My biggest complaint with every single smartphone I’ve ever used is the lack of battery capacity. Give me a huge fat phone with enough battery to live my life without the stress of range anxiety, and I’ll be a happy camper.
Some phones have clever power saving modes that dumb the phone down by slowing its processor, or by dimming the screen, or by limiting what features or applications you can use, and it helps, but at this point, are you really still using a smartphone?
Other brands have slowly started to increase their battery capacity, such as the excellent V20 from LG which has a 3200 milliamp battery. That is definitely a start in the right direction.
I’ve used cases that have built-in batteries, and that helps, but really makes the phone so heavy and dense that it just wants to crash onto the sidewalk, so that’s not the ultimate solution.
I’ve tried carrying USB cables and chargers with me to top off wherever I can, but that’s no fun either.
All of this fuss is a thing of the past with this device. Charge it up, and don’t worry about it. You will get through the day with plenty of capacity left over.
Am I exaggerating? I am not. Battery capacity is measured in milliamps, (often expressed as mAh, or milliampere hour), tells you how much energy can be stored, and later retrieved in the form of electricity. The higher the number, the longer your phone will last. Some popular phones have used batteries of around 1200 mAh, while more generous phones might have 2800 mAh. So why is the Moto E4 Plus so special? It has a 5000 mAh battery! It is not unusual for me to have between 40 and 50 percent capacity when I go to bed at night, and that’s after heavy usage including lots of GPS.
It gets even better. The E4 Plus has a fast 10 watt charging circuit. I really should have timed how long this takes to complete recharge from a dead battery, but the battery hasn’t died on my yet. I am regularly surprised how fast this thing can recharge. Certainly faster than any phone I’ve used.
Bu wait, there’s more. The back of the phone is removable, so you can easily replace the battery. I really can’t conceive of any scenario when I would need more capacity than what already comes with this phone, but I suppose you could always pack a spare or two and you’d be good for a week.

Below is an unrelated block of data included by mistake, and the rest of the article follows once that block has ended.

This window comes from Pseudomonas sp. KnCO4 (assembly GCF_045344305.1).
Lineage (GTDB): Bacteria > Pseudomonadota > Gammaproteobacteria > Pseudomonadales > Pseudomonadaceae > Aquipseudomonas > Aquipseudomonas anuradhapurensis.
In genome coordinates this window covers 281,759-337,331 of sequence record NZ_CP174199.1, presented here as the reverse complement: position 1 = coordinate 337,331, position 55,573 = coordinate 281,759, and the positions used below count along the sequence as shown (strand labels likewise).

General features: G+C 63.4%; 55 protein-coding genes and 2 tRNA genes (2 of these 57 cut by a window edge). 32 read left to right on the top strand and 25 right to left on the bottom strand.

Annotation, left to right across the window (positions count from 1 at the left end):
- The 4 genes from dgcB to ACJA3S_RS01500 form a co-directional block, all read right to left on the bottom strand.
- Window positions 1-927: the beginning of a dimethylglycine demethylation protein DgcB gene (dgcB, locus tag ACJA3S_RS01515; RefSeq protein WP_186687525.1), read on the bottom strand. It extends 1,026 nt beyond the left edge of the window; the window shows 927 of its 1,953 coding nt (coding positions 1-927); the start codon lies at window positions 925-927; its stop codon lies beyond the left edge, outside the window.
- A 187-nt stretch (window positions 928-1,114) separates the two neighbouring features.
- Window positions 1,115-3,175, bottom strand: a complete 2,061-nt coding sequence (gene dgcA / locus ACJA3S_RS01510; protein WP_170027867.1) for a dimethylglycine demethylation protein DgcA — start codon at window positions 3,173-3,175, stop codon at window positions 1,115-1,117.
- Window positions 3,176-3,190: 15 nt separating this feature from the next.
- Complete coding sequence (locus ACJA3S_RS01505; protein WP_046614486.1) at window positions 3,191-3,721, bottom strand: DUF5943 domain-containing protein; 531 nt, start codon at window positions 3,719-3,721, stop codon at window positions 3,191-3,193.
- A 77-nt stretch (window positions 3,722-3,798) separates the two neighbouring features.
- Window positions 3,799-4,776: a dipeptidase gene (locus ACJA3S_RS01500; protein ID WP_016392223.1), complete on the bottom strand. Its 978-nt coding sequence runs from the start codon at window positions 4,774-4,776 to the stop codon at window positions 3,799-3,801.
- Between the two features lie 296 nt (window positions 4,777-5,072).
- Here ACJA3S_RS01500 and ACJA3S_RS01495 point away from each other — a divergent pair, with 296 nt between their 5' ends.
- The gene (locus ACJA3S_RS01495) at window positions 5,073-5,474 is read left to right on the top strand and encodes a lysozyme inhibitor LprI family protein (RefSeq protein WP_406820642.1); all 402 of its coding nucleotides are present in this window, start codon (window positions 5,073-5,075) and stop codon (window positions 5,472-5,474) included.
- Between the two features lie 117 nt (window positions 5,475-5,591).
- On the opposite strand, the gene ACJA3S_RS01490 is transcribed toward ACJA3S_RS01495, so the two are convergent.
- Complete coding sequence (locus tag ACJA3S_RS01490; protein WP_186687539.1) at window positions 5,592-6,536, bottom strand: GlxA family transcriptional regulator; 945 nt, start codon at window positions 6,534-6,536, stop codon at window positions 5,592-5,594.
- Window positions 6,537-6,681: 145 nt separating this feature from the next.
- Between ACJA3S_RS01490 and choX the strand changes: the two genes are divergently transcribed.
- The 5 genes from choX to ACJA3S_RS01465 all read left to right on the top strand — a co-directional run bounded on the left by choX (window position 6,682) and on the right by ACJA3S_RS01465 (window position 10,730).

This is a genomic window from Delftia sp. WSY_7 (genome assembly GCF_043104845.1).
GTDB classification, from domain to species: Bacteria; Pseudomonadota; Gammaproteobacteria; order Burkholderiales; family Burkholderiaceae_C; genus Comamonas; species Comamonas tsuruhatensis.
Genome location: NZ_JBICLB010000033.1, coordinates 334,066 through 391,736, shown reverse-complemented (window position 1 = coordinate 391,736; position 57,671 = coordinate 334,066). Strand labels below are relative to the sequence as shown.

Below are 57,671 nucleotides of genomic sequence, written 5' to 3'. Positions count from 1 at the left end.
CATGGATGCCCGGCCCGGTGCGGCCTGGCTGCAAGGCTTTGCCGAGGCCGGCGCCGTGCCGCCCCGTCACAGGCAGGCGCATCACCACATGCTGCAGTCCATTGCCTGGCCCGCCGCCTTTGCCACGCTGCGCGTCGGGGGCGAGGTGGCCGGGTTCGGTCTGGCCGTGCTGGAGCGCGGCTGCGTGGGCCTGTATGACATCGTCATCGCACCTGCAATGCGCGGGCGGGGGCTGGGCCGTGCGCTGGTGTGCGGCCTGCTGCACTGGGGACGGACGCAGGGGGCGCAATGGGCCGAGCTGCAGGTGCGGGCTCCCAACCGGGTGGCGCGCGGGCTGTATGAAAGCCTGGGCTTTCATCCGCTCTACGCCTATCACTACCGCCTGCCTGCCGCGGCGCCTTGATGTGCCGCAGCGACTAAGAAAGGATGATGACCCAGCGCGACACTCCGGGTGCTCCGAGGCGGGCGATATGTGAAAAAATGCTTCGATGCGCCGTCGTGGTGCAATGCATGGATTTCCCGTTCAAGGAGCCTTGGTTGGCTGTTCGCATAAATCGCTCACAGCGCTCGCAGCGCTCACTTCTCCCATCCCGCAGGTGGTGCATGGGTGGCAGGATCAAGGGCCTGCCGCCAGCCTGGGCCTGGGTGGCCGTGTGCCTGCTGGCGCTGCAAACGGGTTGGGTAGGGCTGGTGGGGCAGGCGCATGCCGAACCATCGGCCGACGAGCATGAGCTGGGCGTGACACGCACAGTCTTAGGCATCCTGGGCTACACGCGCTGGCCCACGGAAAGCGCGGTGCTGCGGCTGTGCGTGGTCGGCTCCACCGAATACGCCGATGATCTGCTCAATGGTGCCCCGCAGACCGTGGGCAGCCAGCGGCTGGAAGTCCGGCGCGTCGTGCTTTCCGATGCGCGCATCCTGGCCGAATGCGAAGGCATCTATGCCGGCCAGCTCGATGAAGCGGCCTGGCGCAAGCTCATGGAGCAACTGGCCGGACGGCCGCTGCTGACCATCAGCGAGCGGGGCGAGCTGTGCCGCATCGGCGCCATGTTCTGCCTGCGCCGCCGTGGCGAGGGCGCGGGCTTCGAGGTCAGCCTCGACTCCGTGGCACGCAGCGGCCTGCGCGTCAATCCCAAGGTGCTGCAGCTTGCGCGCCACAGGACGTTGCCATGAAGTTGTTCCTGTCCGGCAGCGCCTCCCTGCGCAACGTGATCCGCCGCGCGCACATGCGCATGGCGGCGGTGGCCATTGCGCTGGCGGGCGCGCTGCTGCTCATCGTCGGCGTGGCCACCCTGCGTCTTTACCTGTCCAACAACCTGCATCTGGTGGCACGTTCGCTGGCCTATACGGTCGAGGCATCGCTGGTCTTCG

I have said this many times; the one feature I want that nobody is giving us is a truly useful internal battery. I would gladly accept a thicker phone in exchange for the one really useful thing that is universally required by all, power. The one thing I’ve never asked for was a wafer-thin phone, yet, up until now, manufactures have been a strange arms race to make thinner and thinner phones that can barely get through a day without being topped off.
Somehow, Lenovo have squeezed an awesome battery in this thing with no thickness penalty. If Lenovo can do this seemingly impossible feat on their budget phone, why isn’t the rest of the industry doing this for their flagship devices?
Disclaimer: The Product Ambassadors are Sprint employees from many different parts of the company that love technology. They volunteer to test out all sorts of Sprint devices and offer opinions freely to the Community. Each Product Ambassador shares their own opinions of these devices, therefore the information in this post does not necessarily reflect the opinions of Sprint. The PA's do not represent the company in an official way, and should not be expected to respond to Community members in an official capacity. #sprintemployee